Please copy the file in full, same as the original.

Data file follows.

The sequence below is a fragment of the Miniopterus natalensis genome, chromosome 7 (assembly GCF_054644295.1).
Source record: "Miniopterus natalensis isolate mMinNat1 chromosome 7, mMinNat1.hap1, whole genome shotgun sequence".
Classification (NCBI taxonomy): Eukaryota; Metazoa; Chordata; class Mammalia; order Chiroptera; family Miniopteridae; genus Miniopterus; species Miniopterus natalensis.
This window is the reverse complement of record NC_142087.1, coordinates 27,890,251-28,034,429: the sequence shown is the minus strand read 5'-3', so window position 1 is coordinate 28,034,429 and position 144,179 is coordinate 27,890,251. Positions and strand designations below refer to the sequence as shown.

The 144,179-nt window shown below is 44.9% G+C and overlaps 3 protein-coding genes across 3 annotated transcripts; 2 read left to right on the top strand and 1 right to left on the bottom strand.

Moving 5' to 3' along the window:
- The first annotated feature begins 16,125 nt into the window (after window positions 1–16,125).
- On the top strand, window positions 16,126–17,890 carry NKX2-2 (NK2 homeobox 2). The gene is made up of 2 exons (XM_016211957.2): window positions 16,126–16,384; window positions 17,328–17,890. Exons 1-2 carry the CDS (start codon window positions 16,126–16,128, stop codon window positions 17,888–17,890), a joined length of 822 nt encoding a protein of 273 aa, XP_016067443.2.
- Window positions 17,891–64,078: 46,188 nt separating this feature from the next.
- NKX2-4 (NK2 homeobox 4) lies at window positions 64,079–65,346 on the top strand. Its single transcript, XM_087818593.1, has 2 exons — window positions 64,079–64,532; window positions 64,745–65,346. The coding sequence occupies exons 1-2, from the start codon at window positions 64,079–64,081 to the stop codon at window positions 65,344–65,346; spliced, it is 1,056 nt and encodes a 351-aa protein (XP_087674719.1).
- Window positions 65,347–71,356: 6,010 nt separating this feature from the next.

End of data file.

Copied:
The sequence below is a fragment of the Miniopterus natalensis genome, chromosome 7 (assembly GCF_054644295.1).
Source record: "Miniopterus natalensis isolate mMinNat1 chromosome 7, mMinNat1.hap1, whole genome shotgun sequence".
Classification (NCBI taxonomy): Eukaryota; Metazoa; Chordata; class Mammalia; order Chiroptera; family Miniopteridae; genus Miniopterus; species Miniopterus natalensis.
This window is the reverse complement of record NC_142087.1, coordinates 27,890,251-28,034,429: the sequence shown is the minus strand read 5'-3', so window position 1 is coordinate 28,034,429 and position 144,179 is coordinate 27,890,251. Positions and strand designations below refer to the sequence as shown.

The 144,179-nt window shown below is 44.9% G+C and overlaps 3 protein-coding genes across 3 annotated transcripts; 2 read left to right on the top strand and 1 right to left on the bottom strand.

Moving 5' to 3' along the window:
- The first annotated feature begins 16,125 nt into the window (after window positions 1–16,125).
- On the top strand, window positions 16,126–17,890 carry NKX2-2 (NK2 homeobox 2). The gene is made up of 2 exons (XM_016211957.2): window positions 16,126–16,384; window positions 17,328–17,890. Exons 1-2 carry the CDS (start codon window positions 16,126–16,128, stop codon window positions 17,888–17,890), a joined length of 822 nt encoding a protein of 273 aa, XP_016067443.2.
- Window positions 17,891–64,078: 46,188 nt separating this feature from the next.
- NKX2-4 (NK2 homeobox 4) lies at window positions 64,079–65,346 on the top strand. Its single transcript, XM_087818593.1, has 2 exons — window positions 64,079–64,532; window positions 64,745–65,346. The coding sequence occupies exons 1-2, from the start codon at window positions 64,079–64,081 to the stop codon at window positions 65,344–65,346; spliced, it is 1,056 nt and encodes a 351-aa protein (XP_087674719.1).
- Window positions 65,347–71,356: 6,010 nt separating this feature from the next.